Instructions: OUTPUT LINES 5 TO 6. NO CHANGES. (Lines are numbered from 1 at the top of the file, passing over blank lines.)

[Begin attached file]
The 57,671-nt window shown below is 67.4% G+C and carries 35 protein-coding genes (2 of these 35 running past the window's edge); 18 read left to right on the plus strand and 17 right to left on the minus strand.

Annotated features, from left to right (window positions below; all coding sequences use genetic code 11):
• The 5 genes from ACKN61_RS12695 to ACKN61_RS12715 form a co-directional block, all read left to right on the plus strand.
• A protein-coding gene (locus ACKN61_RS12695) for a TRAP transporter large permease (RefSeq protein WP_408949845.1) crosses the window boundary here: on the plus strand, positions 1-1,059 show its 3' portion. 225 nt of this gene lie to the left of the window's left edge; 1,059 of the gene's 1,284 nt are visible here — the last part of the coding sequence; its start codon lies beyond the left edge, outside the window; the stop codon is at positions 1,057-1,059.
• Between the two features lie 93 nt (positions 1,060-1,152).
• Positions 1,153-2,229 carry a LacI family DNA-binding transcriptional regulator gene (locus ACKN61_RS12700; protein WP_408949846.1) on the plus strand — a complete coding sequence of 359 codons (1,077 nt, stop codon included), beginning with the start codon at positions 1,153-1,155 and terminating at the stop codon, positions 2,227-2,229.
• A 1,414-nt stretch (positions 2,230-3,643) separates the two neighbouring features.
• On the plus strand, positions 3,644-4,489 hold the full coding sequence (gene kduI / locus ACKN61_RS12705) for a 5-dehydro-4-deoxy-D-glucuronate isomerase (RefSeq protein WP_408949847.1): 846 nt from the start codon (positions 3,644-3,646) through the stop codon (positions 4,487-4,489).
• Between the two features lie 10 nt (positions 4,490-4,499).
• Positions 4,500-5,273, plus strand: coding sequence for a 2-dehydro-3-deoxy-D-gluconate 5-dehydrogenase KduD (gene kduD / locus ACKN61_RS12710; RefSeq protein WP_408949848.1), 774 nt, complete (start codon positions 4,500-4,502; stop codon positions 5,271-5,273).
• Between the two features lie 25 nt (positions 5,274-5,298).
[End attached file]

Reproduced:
• Between the two features lie 93 nt (positions 1,060-1,152).
• Positions 1,153-2,229 carry a LacI family DNA-binding transcriptional regulator gene (locus ACKN61_RS12700; protein WP_408949846.1) on the plus strand — a complete coding sequence of 359 codons (1,077 nt, stop codon included), beginning with the start codon at positions 1,153-1,155 and terminating at the stop codon, positions 2,227-2,229.